NanoCon Flash Fiction Contest

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My name is Thomas Gondolfi, author of many novels and owner of TANSTAAFL Press. I am the primary judge of the contest held at Nanocon in March 2017. The NanoCon convention chairman, Togusa, looked over the top three and gave his inputs.

All contestants should be proud. On a scale of 0-20, the scores ranged from 11-15½. This to me means that everyone wrote and provided something valuable. All writers should be commended.

Below, in no specific order, you will find the inputs from each of the contestants, winners and participants both. I do have to caution you that this is flash fiction. The participants were provided with a pen, a writing booklet, and a prompt. They were given one hour to complete their short story.

This means these are far from polished stories. This means there are typos, spelling errors, sentence fragments, logic errors, transcription errors (by me), and more. There was no rewriting. There was no outlining. You write what is in your head and hope that it makes a good story.  I hope you enjoy the works that our authors provided.

Writing Prompt: What if electricity was found to be too
dangerous to use BUT we were able to harness gravity.

 

2nd Place

Lelia Rose Foreman

Tuvuu spit over the side of the bridge and watched his spittle until the thick hydrogen/methane clouds obscured his view. Would his spit evaporate or crystalize as it dove to the pure diamond they said made the core of Jovann? They said all mining equipment would smash to a few atoms thick if the machine even made it as far as the core. Still, Tuvuu would have liked to try. Maybe mother would stop looking so sad if he gave her a necklace with diamonds as big as his fist. As if he could afford any kind of necklace.

Tuvuu sprinted across the bridge that led from the school to the commons and the next bridge from the commons to the tunnel bristling with home pods.

His front door dilated. He grabbed the upper lintel and swung himself in “Mom, I’m home.”

It turned out he was home, but she wasn’t. He strode across the cavorite floor that kept all the buildings of Verne Colony in the upper atmosphere of Jovann.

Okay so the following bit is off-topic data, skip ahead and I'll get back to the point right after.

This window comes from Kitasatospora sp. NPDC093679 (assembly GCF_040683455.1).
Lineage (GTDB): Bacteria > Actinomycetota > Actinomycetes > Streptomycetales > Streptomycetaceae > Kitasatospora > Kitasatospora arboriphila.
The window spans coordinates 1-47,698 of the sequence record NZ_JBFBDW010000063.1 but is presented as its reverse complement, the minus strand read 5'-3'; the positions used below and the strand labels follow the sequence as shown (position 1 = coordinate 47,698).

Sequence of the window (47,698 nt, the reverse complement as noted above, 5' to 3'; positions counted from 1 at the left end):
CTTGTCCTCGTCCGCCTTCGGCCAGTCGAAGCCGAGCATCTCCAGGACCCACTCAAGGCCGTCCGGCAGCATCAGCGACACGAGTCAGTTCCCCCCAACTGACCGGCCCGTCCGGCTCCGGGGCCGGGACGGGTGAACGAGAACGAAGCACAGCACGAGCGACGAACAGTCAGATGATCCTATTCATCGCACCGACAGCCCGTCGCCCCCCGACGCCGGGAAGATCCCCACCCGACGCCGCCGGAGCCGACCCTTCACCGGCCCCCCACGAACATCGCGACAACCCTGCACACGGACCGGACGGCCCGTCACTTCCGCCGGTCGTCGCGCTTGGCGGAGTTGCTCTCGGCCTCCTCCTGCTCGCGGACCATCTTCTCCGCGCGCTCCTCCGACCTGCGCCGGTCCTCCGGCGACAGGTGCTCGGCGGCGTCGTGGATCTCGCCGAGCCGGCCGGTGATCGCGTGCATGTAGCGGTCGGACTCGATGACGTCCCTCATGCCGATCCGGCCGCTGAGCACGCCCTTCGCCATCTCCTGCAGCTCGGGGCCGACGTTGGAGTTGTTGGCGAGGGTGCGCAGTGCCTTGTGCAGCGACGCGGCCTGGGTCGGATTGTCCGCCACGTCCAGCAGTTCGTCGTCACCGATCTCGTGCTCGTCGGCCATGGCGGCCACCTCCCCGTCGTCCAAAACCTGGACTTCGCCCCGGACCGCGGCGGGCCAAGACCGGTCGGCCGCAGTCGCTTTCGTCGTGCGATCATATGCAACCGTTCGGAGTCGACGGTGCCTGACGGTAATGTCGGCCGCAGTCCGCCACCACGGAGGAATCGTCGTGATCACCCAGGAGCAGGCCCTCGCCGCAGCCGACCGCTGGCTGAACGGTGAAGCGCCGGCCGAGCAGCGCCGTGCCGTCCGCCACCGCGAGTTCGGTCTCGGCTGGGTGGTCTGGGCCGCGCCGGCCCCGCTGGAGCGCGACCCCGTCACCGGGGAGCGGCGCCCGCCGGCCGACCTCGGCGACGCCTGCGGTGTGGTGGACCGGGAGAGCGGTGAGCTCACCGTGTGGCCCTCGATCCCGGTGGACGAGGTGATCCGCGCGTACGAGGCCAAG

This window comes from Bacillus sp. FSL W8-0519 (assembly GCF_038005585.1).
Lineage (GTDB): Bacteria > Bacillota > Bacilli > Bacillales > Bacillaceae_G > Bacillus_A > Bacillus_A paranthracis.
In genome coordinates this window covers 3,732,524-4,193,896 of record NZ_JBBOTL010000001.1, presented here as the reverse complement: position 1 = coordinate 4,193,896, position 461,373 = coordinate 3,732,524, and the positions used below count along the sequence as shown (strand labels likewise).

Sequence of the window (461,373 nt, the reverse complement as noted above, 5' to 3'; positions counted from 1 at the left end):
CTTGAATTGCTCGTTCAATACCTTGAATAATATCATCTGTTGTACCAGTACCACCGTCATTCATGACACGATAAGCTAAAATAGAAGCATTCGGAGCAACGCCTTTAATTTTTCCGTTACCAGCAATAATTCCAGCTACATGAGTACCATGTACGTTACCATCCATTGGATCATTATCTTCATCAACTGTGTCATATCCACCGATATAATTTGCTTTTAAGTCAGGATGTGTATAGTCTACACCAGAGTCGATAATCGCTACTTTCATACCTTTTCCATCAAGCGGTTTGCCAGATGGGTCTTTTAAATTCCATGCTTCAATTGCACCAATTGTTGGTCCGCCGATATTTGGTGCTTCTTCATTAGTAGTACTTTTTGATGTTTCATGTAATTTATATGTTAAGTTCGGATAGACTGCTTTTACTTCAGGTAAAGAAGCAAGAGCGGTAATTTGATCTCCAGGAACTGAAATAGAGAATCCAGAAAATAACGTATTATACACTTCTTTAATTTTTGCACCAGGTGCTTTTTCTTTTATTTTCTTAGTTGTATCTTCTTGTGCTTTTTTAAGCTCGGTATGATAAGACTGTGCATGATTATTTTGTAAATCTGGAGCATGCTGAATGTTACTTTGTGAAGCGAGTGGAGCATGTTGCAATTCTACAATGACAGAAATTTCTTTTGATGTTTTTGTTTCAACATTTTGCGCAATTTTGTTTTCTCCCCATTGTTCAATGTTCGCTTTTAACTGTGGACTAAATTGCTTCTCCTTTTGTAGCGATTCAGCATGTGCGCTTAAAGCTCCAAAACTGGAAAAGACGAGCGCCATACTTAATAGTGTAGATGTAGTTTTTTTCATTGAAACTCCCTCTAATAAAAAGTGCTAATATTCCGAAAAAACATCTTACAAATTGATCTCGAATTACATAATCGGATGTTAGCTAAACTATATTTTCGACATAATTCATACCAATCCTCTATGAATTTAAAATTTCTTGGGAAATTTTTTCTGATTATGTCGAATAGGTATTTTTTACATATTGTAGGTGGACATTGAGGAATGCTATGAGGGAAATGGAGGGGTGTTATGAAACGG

His home lurched. Sirens wailed. He rolled to the nearest scream to check the outside cameras.

A wale scraped its back along the tunnel. Couplings crunched together. The wail nose-bumped his home.

With a crack! His home pod separated from the tunnel. The cavorite shot his pod higher and higher into the astmospher. No!

Before the pod burst, Tuvuu saw the stars for the first time with his own eyes. The stars shone like diamonds.

 

Participant

RG

I remember those words. I remember those days where being told our world nearly perished as we attempted to harness something and being told one thing. The element we were harnessing kills. Destroys.

It destroys so many innocent lives. Tear buildings apart and corrupt minds. That the day I was born, every figure being powerful nor weak, spoke of electricity and the dangers that came with it.

But of course the dangers and hindrances in life can all be solved. Solutions are always things that help attempt to balance out the hardships of life.

And what may you ask is said solution?

Gravity. Something people in our world have blessed and thanked for.

Gravity of course helped with many things. Only if harnessed correctly, it could power way more than expected. But, some however don’t care to explain how or what makes it work.

Just to my luck those people who honestly I find lazy are my peers and family – teachers preachers. A lot of the time of the time I figured they were coving, of course soon realized that in fact I was half right.

Half right. A deep root in my mind tells me this and a blooming curiosity persuades me to figure out why I feel this way. Why some people cover up? Why do they coverup?

Is it dangerous? Is it safe? It is evil? Good? All those questions boggle my head and some days I know I have to ask or say something?  But what do I say? Who do I tell it to?